Eric Arthur Blair (George Orwell) was born in 1903 in India, where his father worked for the Civil Service. The family moved to England in 1907 and in 1917 Orwell entered Eton, where he contributed regularly to the various college magazines. From 1922 to 1927 he served with the Indian Imperial Police in Burma, an experience that inspired his first novel, Burmese Days (1934). Several years of poverty followed. He lived in Paris for two years before returning to England, where he worked successively as a private tutor, schoolteacher and bookshop assistant, and contributed reviews and articles to a number of periodicals. Down and Out in Paris and London was published in 1933. In 1936 he was commissioned by Victor Gollancz to visit areas of mass unemployment in Lancashire and Yorkshire, and The Road to Wigan Pier (1937) is a powerful description of the poverty he saw there. At the end of 1936 Orwell went to Spain to fight for the Republicans and was wounded. Homage to Catalonia is his account of the civil war. He was admitted to a sanatorium in 1938 and from then on was never fully fit. He spent six months in Morocco and there wrote Coming Up for Air. During the Second World War he served in the Home Guard and worked for the BBC Eastern Service from 1941 to 1943. As literary editor of the Tribune he contributed a regular page of political and literary commentary, and he also wrote for the Observer and later for the Manchester Evening News. His unique political allegory, Animal Farm was published in 1945, and it was this novel, together with Nineteen Eighty-Four (1949), which brought him world-wide fame. George Orwell died in London in January 1950.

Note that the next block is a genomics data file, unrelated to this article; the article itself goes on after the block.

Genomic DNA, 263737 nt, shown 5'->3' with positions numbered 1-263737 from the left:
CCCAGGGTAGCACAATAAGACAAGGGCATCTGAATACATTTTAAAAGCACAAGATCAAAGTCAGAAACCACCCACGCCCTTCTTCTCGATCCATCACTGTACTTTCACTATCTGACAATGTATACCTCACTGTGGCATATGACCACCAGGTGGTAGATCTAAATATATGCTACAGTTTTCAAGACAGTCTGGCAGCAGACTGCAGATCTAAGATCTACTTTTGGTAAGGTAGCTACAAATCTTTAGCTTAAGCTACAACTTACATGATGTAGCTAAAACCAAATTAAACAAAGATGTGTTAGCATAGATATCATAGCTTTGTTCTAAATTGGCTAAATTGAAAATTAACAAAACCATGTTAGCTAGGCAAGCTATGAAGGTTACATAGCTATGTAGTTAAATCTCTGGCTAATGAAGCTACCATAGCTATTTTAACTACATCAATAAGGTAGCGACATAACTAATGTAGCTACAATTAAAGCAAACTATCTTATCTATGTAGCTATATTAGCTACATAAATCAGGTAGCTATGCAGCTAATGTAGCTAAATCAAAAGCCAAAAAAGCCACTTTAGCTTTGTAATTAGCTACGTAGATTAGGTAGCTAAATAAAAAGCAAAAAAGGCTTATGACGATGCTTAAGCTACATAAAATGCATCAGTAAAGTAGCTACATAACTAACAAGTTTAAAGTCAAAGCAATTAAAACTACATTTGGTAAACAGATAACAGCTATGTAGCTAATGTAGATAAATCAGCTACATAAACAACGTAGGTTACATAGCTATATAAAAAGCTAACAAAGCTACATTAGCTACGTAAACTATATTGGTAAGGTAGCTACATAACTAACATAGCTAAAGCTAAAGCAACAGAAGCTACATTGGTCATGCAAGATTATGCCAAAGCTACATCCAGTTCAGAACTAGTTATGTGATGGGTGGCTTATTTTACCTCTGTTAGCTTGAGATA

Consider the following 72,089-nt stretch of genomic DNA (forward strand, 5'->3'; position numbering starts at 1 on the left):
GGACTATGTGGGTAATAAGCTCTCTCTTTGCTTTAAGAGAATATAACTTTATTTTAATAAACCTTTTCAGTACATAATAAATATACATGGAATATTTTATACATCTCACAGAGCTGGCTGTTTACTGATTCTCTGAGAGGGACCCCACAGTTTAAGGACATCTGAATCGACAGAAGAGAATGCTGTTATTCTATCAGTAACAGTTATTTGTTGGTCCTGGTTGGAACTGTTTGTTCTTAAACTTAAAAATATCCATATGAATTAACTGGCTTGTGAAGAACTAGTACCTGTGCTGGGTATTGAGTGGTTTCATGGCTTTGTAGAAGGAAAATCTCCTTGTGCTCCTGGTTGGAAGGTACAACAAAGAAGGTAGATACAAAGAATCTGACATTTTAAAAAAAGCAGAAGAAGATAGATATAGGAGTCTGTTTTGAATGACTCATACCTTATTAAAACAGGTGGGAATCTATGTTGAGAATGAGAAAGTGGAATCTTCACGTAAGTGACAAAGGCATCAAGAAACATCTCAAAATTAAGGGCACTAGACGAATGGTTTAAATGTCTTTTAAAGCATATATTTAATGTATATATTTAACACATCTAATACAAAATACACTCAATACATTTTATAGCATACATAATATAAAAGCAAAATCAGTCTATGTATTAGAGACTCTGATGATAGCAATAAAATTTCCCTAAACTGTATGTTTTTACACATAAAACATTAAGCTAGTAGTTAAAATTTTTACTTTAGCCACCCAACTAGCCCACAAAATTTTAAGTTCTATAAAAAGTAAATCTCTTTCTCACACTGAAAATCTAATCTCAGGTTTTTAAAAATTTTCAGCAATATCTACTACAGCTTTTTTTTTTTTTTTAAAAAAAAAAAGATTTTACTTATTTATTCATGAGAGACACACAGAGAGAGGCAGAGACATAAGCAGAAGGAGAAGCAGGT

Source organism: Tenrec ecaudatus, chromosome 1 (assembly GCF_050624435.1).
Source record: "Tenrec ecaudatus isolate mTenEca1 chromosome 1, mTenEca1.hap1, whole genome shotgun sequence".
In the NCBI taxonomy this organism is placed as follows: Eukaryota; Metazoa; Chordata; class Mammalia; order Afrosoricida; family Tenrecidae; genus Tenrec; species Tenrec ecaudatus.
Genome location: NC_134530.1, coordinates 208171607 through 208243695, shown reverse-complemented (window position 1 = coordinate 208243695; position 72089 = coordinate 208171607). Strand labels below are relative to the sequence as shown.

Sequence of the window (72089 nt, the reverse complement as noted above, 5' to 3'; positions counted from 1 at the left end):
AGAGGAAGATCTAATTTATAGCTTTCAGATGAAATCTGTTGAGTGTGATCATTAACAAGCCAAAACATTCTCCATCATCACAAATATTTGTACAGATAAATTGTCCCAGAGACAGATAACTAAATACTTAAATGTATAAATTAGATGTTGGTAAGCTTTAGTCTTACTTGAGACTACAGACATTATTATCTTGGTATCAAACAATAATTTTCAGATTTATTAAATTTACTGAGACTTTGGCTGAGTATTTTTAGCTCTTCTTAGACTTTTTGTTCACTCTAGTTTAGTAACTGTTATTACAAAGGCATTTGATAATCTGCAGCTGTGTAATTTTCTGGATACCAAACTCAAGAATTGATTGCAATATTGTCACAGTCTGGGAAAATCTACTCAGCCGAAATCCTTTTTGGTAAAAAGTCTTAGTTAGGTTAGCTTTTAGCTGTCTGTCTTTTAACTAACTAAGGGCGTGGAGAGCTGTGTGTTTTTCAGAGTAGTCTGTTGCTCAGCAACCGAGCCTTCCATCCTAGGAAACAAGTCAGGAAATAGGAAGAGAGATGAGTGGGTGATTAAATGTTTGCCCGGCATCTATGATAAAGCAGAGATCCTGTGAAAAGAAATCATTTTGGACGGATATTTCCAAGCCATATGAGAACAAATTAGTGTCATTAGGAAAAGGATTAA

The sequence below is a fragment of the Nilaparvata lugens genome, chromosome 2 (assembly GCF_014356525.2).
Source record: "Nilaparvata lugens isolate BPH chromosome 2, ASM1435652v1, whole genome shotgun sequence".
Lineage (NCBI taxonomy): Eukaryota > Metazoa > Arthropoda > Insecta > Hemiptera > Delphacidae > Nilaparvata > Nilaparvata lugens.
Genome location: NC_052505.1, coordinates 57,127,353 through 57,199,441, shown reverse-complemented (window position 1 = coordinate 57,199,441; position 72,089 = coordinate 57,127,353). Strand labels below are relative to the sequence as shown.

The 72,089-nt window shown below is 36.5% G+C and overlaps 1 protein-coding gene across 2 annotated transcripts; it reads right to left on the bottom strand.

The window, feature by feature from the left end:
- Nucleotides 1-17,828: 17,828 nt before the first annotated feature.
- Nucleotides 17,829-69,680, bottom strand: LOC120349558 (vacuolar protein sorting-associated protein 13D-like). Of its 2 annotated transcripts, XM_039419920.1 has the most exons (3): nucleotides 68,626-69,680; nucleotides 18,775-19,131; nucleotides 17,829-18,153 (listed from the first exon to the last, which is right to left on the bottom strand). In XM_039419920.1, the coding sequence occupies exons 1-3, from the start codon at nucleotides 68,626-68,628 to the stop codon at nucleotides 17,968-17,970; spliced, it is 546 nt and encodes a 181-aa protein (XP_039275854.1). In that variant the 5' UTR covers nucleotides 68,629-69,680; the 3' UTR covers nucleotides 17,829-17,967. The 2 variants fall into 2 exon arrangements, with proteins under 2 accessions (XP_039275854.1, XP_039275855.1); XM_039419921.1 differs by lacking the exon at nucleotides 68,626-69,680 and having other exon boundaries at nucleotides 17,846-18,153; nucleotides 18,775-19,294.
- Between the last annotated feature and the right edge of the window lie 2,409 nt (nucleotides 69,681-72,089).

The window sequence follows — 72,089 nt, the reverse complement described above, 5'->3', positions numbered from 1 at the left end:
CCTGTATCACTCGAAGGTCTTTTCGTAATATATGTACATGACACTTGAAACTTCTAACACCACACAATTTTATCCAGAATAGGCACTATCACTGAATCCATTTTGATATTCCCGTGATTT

Sabrina Reiter, Thalia-Buchhandlung Wien, Donauzentrum
"Big Brother Is Watching You"
Winston Smith lives in a totalitarian world ruled by a tyrannical regime that watches its citizens 24/7. Questioning Big Brother, disagreeing with the Inner Party or simply addressing the fact that history is being altered again and again will ultimately cost you your life. Despite knowing this Winston "Big Brother Is Watching You"
Winston Smith lives in a totalitarian world ruled by a tyrannical regime that watches its citizens 24/7. Questioning Big Brother, disagreeing with the Inner Party or simply addressing the fact that history is being altered again and again will ultimately cost you your life. Despite knowing this Winston enters a secret relationship with Julia, a fellow free-thinker, and together they try to join the Brotherhood, an organisation rumored to work against the regime. Of course, their plan doesn't remain undiscovered for long and both of them soon learn, what happens to people in notorious Room 101...
Since its publication in 1949 "1984" has lost nothing of its topicality nor its relevance. I am truly stunned by George Orwell's visionary novel and glad that I finally picked it up.
Because of the detailed world-building and extensive explainations this book is quite a slow read. Despite that I could hardly put it down. "1984" is interesting, shocking and definitely thought-provoking.
This novel is a must-read for lovers of classics as well as fans of the distopian genre.